Move or Stay Where You Are?
Although I've never had this conversation with environmental experts, I have somehow arrived at my opinion over the years that new construction, even if it's environmentally responsible, needs to be avoided if possible. A few reading suggestions for you: A Pattern Language by Christopher Alexander et al, and How Buildings Learn, by Stewart Brand.
As several people have already noted, we can't all have homes in the country. First, there would be no "country" left if we did, and second, the transportation problem gets worse with every little bit of sprawl. One reason I suggested A Pattern Language is the idea of NOT building in the most beautiful, most pristine place. Doing so will inevitably destroy what drew you there in the first place. Certainly you've been on a construction site, and have seen what happens there.
Instead, find some place that's an ugly mess (or at least is just plain boring), and add beauty and grace by building and planting well. I've seen or heard of any number of examples - the abandoned meat packing plant that's been remodeled into a thriving macrobiotic restaurant and Montessori school, various remodels of old, rundown buildings, and alternative housing developments built in abandoned gravel pits. Or the guy who bought that trash filled vacant lot for nothing, cleaned it up, planted well, and built a small, beautiful, well crafted home of largely recycled/reused materials.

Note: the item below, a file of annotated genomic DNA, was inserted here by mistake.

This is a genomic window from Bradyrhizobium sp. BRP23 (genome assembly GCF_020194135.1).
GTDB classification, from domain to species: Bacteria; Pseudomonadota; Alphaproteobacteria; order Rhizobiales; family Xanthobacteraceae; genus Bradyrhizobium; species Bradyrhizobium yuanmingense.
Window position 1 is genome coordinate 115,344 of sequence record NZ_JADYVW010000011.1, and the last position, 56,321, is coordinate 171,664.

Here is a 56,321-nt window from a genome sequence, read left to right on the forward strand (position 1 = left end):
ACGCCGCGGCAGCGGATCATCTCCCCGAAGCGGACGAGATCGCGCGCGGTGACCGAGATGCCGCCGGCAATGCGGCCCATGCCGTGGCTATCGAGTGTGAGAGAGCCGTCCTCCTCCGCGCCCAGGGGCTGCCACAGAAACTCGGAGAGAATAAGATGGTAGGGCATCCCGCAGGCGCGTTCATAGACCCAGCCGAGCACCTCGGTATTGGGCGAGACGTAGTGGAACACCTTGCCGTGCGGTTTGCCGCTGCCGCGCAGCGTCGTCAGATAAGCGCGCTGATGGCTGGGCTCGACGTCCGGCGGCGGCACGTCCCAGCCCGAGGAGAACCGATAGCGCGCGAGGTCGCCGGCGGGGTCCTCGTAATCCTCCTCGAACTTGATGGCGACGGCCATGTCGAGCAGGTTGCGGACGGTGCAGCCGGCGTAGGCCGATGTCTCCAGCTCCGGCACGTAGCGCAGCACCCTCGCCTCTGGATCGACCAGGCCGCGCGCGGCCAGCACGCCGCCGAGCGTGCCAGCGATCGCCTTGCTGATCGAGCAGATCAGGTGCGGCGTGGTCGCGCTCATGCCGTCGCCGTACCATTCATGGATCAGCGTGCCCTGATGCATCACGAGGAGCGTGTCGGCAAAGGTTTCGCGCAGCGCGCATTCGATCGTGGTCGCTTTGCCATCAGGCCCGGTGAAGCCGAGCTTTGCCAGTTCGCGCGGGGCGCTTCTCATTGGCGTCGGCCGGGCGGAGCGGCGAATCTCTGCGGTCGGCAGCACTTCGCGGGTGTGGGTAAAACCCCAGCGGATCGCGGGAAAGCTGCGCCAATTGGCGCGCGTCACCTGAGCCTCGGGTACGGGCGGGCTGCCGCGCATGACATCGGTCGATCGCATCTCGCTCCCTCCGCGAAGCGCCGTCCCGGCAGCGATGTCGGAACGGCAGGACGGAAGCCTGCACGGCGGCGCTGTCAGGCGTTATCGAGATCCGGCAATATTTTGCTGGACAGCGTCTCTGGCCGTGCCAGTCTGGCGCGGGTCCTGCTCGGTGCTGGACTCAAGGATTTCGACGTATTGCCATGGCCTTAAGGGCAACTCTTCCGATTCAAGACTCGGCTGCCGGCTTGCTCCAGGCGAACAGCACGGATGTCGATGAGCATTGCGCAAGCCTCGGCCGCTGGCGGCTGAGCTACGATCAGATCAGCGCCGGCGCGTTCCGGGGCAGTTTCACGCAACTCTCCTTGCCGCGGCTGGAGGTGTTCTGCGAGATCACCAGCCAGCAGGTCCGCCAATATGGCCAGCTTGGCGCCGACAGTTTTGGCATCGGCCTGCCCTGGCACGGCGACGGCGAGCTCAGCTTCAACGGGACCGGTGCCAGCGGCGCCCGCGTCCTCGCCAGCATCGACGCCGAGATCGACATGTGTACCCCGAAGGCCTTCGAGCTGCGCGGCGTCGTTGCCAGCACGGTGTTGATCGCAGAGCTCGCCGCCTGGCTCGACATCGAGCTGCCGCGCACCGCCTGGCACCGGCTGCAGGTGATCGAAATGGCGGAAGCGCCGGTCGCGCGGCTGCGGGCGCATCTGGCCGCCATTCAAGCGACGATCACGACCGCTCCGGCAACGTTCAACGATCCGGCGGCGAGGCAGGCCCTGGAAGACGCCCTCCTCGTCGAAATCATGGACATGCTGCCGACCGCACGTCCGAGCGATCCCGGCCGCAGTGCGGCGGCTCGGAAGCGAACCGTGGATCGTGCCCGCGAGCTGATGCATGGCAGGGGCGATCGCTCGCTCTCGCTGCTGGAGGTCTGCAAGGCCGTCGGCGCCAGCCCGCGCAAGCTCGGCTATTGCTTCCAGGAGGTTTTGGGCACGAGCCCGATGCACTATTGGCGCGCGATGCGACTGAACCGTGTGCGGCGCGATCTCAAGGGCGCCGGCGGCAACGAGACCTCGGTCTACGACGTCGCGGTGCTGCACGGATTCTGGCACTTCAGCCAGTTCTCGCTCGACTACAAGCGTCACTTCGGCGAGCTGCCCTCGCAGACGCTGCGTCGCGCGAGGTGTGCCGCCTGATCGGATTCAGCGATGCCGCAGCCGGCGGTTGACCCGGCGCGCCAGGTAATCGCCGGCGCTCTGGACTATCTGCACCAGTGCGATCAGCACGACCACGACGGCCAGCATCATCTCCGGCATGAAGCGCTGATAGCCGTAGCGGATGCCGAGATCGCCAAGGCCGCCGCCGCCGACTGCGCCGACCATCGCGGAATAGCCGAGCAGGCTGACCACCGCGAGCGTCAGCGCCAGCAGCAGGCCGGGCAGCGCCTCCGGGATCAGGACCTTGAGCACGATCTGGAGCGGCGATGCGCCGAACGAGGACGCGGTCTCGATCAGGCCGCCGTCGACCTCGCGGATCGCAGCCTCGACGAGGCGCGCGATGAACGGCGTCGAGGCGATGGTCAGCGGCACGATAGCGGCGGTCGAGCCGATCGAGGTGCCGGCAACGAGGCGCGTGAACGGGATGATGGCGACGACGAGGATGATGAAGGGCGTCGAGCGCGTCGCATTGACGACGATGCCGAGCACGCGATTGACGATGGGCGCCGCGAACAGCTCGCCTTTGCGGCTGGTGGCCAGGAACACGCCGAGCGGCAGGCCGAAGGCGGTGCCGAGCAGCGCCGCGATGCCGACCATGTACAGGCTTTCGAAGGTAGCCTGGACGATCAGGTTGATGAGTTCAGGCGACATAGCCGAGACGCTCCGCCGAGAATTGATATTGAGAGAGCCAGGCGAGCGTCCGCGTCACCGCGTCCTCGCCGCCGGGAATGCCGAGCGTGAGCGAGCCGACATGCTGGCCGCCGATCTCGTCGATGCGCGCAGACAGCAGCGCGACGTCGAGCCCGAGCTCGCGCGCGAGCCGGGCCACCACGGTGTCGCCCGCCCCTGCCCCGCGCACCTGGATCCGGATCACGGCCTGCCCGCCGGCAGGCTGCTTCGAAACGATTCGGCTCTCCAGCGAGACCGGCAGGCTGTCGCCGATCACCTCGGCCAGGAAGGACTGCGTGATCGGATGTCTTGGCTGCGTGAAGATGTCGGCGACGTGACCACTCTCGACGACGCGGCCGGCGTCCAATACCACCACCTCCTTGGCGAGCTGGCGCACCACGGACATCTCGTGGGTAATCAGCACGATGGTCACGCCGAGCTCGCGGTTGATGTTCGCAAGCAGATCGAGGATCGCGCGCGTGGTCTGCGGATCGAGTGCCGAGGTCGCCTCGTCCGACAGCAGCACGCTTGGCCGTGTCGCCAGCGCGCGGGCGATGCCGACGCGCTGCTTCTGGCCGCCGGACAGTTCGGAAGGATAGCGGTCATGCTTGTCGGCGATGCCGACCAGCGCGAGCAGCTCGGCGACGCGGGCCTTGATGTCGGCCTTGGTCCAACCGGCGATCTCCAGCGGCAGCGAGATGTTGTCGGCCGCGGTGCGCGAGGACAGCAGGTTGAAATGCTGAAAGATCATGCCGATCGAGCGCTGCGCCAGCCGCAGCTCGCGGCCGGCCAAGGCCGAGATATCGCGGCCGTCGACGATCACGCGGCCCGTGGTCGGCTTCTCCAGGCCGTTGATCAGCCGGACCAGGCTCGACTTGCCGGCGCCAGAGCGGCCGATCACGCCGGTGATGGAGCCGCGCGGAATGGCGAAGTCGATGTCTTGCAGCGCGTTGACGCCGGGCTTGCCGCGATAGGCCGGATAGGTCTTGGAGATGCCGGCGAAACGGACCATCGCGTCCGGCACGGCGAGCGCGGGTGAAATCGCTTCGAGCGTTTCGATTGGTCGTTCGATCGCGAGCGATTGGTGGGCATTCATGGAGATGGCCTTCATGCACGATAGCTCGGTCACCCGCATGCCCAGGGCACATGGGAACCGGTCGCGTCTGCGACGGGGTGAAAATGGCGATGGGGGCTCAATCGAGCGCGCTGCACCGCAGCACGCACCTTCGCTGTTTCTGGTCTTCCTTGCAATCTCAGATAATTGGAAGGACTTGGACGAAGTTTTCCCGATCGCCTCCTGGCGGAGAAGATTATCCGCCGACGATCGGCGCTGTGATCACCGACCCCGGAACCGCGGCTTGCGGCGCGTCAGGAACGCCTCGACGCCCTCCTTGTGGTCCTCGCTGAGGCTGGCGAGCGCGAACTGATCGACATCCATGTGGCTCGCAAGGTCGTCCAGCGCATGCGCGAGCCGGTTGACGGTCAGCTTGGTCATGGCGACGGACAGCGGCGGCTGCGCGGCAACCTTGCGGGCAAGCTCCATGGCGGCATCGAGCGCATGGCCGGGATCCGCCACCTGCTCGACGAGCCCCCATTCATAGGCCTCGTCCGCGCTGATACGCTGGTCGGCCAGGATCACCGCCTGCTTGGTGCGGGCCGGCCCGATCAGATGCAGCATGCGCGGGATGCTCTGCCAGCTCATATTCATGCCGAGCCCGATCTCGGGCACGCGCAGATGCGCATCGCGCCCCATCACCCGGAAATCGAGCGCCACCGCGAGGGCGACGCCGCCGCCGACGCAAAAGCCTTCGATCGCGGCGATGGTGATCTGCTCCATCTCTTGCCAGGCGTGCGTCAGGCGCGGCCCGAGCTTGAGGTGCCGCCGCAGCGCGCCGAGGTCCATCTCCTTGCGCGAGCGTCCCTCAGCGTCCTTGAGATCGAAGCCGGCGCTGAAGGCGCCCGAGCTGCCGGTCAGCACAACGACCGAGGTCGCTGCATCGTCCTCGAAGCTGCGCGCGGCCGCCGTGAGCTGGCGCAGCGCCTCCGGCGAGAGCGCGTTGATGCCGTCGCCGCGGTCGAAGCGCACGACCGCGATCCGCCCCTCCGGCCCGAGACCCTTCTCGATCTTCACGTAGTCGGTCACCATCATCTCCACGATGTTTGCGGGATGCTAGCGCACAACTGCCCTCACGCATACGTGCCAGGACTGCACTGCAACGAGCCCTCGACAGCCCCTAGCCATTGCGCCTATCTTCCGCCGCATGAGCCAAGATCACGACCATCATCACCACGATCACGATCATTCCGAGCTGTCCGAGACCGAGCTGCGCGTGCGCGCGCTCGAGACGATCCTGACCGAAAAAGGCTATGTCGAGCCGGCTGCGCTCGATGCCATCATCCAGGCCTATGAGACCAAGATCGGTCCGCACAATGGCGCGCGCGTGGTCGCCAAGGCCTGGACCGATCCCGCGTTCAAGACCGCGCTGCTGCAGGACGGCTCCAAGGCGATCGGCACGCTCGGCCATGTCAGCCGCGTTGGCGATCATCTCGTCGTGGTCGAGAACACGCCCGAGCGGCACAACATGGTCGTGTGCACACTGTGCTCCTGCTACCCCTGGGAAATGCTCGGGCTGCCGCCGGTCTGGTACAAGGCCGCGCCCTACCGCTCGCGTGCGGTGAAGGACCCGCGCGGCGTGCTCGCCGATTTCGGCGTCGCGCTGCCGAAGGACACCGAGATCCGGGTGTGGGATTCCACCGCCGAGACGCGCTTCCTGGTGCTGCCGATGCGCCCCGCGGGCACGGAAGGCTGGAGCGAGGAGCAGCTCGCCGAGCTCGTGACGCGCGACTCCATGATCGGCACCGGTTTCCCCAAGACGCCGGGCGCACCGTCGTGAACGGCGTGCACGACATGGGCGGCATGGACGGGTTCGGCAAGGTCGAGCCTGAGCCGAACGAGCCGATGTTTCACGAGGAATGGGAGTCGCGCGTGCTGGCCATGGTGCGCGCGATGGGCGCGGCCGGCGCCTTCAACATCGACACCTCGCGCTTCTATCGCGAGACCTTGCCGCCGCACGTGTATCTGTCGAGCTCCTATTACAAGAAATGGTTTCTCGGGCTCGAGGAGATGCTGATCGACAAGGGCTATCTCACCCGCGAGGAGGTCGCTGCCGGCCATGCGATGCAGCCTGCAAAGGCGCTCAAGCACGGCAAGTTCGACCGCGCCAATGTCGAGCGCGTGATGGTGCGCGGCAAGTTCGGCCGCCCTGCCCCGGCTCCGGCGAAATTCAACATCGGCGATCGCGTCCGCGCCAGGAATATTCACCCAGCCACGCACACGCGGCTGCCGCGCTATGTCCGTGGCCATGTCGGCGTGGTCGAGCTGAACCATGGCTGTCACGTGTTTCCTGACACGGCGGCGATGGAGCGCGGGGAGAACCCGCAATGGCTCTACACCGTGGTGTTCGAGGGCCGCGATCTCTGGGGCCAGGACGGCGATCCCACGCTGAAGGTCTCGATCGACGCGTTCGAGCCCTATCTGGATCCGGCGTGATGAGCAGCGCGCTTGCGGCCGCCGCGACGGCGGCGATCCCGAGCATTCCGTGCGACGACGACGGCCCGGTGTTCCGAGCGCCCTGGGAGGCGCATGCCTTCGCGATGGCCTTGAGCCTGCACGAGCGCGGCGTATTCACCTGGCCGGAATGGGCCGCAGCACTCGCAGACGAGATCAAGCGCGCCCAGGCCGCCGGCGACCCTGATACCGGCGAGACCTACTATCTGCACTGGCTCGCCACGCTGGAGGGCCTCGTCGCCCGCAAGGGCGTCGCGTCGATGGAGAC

Either building new or remodeling can be a good solution. Either can also be the wrong answer. But as mentioned earlier, it's not the place, it’s the people networks that really count. I live in a small intentional community, and though the fishbowl effect can sometimes be a minor annoyance, for the most part it's a very positive experience. Everyone knows everyone else, kids are safe, lots of waving to the neighbors. You're part of their lives, and they're part of yours, a real extended family.
We built out on the then-distant edge of town - out in "the country". Many of us now wish that we were closer in saving the brain numbing commute times, fuel costs, and long trips to the nearest store. We also wish that all those other developments weren't springing up all around us, devouring "the country" with McMansions. Remember that you will have little control over what gets built near you - your own experience with the Kmart and Walgreens is a good example of that - so don't expect the open fields to stay open, or the pristine views of the sunrise/set to stay pristine.
If neighborhood stability is what you're after, you might do better to find a long-lived neighborhood and blend in gently to the existing network.